The CDC’s Dr. Redfield alerted Mr. Azar to the coronavirus threat on Jan. 3. Mr. Azar asked the National Security Council to monitor what was happening in China, but waited two weeks to brief the president on the potential severity, calling him to assure him the agency was ready to handle any cases in the U.S.
Mr. Trump dismissed coronavirus concerns as alarmist, according to those briefed on the call, and berated Mr. Azar for his handling of a ban on flavored e-cigarettes. Mr. Azar had been on thin ice with the president over that issue and his work on drug pricing, administration officials said.
Mr. Azar said in the interview that the president had never been dismissive, and Mr. Deere, the White House spokesman, said Mr. Trump took “early and unprecedented action.”
FDA chief Stephen Hahn asked HHS in January if he could start contacting diagnostic and pharmaceutical companies about possible shortages of personal protective gear and other equipment, administration officials said. He was told no. An FDA official said the agency was already conducting outreach to companies.
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Mr. Azar told associates such calls would alarm the industry and make the administration look unprepared, people familiar with the matter said. HHS officials waited weeks to contact manufacturers about possible shortages of medical supplies, the people said.
In the interview, Mr. Azar said he pushed the FDA to get involved in supply-chain issues in January, and that HHS had started addressing the need for more personal protective gear around the same time. Today, governors and health-care officials say shortages persist for protective gear for patients and medical workers.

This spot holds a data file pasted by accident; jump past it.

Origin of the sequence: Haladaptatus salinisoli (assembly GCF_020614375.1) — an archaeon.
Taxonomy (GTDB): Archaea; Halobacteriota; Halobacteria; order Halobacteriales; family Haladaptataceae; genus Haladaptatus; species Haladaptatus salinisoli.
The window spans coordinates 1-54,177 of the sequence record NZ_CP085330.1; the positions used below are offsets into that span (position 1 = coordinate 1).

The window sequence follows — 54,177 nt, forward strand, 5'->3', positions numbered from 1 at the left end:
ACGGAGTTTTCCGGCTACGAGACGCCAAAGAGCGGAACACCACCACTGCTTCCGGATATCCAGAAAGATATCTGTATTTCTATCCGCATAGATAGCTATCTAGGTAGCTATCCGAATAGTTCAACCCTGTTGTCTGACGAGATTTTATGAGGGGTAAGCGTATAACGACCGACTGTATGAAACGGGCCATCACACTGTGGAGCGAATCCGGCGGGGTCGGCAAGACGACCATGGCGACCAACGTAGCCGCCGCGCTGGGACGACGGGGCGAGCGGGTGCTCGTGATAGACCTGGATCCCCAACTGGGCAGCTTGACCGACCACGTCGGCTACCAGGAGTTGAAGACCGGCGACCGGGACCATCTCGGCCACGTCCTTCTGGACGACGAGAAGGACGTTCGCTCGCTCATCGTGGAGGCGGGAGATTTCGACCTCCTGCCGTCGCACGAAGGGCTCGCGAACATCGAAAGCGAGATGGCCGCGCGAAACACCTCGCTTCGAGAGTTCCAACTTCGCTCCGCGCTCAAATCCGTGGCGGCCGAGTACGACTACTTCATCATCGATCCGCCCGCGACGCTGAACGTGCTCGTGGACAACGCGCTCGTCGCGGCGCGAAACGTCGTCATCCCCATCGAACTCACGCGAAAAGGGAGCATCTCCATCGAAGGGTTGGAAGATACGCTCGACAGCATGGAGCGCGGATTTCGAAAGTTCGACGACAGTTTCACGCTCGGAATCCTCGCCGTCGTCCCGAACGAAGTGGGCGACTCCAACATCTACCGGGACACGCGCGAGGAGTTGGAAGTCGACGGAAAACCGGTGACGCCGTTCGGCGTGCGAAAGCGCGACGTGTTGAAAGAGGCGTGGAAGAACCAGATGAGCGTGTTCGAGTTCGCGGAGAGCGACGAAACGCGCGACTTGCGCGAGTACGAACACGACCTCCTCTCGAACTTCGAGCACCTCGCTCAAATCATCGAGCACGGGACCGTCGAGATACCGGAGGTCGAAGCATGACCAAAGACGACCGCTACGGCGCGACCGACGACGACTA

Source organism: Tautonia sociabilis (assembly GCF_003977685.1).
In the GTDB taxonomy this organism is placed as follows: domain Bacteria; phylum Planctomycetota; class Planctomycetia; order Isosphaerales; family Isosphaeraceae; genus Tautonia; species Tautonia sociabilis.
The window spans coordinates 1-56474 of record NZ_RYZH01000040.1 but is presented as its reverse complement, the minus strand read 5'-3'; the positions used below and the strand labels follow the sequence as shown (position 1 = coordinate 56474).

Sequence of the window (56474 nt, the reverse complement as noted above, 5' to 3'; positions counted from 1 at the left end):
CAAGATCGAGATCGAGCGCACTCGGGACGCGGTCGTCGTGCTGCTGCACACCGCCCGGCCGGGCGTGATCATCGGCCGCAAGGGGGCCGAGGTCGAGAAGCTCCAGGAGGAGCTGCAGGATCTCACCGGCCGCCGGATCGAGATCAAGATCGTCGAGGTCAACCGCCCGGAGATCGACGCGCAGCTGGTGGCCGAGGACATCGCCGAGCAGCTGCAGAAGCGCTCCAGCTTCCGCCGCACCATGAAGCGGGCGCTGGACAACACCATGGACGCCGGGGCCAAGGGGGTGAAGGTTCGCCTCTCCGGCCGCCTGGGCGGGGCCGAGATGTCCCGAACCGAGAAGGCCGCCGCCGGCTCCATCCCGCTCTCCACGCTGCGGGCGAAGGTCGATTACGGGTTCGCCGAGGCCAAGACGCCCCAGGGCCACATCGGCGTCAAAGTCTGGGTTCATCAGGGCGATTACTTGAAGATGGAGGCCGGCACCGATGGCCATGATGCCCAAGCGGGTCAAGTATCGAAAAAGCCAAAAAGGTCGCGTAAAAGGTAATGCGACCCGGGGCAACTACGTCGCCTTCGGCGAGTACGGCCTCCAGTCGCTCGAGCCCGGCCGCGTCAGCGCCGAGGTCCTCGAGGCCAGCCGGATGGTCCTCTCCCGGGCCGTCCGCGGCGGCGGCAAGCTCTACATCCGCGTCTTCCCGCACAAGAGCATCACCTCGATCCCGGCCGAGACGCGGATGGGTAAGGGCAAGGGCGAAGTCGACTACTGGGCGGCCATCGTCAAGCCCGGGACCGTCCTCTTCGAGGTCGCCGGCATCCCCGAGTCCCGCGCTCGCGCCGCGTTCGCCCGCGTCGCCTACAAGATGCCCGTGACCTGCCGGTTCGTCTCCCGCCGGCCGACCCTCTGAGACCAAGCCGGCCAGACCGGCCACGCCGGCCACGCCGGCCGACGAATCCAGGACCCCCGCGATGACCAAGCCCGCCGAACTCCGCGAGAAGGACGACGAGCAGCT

On Jan. 28, Mr. Azar told reporters that for the individual American, the virus “should not be an impact on their day-to-day life,” adding that the administration was taking “aggressive action.” The next day, the White House announced that Mr. Azar would lead the task force responding to coronavirus. In the task force meeting that day, he assured the president that everything was under control.
In an Oval Office meeting days later, Mr. Azar urged the president to restrict travel from China, where the virus had at that point infected nearly 12,000 people. The president agreed, and Mr. Azar announced the restrictions on Jan. 31, the same day he declared a public-health emergency.
For weeks, Mr. Azar made nearly every major administration announcement about the epidemic. He assured lawmakers all was going well and that the virus was contained.
Administration officials said they were alarmed by the absence on the task force of the FDA’s Dr. Hahn, which they said hampered coordination between the FDA and commercial labs on testing, and CMS administrator Seema Verma.
Mr. Azar dismissed those concerns, administration officials said. In the interview, Mr. Azar said the White House determined who would join the task force, and that he met with agency leaders.